Parental timing and depressive symptoms in early adulthood

Christina D. Falci, Jeylan T. Mortimer, HarmoniJoie Noel

Research output: Contribution to journalArticlepeer-review

25 Scopus citations


Using data from a panel of 459 women, we find that early parents (<20 years old at first birth) report higher levels of depressive symptoms in young adulthood (roughly age 29) compared to later parents (first birth in their 20s) or nonparents. Early parenting is also associated with more stressors and fewer resources in young adulthood. As young adults, early parents have lower educational attainment, less secure employment and a weaker sense of personal control; they also experience greater financial strain and more traumatic life events than later and nonparents. By the end of their 20s, early parents are also more likely to be single compared to late parents. The higher levels of depressive symptoms reported among early parents, compared to both later parents and nonparents, are primarily explained by their greater financial strain and lower sense of personal control.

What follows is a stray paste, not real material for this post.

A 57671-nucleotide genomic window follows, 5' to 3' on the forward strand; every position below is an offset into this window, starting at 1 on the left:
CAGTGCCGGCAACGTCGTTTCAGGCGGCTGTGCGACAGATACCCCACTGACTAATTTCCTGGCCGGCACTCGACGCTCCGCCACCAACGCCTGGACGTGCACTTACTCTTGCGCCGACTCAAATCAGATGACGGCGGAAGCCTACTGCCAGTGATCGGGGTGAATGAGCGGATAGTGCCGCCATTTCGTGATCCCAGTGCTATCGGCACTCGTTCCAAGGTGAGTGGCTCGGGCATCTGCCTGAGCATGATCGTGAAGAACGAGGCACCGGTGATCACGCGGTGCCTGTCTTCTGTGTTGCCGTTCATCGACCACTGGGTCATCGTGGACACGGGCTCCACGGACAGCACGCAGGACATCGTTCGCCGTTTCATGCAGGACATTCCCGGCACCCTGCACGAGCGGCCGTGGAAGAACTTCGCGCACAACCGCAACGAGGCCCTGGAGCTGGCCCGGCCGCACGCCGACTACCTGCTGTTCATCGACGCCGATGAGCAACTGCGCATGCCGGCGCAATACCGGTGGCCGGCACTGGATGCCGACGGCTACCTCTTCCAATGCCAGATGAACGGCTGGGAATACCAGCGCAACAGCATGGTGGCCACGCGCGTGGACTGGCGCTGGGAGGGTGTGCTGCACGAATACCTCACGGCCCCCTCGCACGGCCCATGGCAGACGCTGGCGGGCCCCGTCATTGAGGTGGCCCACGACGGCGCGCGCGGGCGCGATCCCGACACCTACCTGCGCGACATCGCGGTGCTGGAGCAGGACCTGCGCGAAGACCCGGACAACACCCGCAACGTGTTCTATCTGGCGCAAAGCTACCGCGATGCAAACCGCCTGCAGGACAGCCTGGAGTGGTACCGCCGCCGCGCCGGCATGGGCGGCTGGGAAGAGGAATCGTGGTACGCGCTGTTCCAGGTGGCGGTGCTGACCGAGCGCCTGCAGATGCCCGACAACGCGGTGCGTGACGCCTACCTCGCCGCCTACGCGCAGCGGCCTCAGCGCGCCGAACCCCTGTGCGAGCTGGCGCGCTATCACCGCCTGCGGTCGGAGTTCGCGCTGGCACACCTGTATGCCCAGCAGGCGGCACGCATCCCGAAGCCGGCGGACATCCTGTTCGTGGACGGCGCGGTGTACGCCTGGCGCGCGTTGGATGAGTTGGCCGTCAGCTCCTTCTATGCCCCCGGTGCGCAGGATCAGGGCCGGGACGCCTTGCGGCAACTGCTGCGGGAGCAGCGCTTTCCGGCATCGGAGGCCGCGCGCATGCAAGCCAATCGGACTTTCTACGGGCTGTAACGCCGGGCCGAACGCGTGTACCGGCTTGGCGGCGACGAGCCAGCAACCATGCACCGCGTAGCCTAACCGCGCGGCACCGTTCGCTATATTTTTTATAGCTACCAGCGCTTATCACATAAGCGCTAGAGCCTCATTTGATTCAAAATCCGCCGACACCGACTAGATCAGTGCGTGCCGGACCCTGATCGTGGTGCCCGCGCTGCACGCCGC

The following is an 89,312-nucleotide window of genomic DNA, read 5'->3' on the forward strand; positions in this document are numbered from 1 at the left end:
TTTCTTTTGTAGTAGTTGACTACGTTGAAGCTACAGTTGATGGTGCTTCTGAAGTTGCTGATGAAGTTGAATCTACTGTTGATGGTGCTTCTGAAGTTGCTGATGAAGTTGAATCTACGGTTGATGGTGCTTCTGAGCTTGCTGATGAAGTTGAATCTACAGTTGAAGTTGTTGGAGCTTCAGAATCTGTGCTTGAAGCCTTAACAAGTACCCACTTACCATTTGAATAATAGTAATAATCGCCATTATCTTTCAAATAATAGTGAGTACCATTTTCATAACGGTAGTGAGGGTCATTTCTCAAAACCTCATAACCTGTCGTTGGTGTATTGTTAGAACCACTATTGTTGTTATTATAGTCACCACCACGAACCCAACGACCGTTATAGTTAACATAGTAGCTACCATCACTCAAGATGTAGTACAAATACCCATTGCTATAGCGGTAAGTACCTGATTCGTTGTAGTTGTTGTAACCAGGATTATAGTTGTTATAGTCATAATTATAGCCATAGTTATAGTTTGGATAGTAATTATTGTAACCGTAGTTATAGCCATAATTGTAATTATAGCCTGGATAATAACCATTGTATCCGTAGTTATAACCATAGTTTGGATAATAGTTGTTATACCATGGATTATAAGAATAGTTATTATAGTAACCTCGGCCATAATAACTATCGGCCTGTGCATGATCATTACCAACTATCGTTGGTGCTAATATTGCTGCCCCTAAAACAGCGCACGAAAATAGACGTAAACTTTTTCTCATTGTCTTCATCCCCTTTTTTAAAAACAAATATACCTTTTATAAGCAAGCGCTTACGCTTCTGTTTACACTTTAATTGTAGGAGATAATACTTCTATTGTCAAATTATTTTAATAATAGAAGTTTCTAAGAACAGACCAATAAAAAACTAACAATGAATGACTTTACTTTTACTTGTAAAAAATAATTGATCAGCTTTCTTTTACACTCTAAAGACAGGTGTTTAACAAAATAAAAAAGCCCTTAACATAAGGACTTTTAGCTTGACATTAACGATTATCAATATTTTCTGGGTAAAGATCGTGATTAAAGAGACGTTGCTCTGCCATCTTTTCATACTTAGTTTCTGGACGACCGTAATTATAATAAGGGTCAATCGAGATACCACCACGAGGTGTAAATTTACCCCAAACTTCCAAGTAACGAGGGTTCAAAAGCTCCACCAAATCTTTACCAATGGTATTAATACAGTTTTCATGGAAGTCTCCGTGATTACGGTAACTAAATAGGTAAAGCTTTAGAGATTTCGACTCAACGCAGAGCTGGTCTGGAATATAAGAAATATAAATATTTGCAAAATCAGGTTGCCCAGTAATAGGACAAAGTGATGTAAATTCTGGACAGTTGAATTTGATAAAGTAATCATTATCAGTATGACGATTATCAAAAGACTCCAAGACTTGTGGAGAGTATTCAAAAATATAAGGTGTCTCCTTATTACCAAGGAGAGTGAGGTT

Original languageEnglish (US)
Pages (from-to)1-10
Number of pages10
JournalAdvances in Life Course Research
Issue number1
StatePublished - Mar 2010

Bibliographical note

Funding Information:
The Youth Development Study is supported by a grant from the National Institute of Child Health and Human Development ( HD 44138 ), “Work Experience and Mental Health: A Panel Study of Youth.” The National Institute of Mental Health (MH 42843) provided previous support for this research. The content is solely the responsibility of the authors and does not represent the official views of the National Institute of Child Health and Human Development or the National Institutes of Health.


  • Mastery
  • Mental health
  • Parental timing
  • Stress exposure


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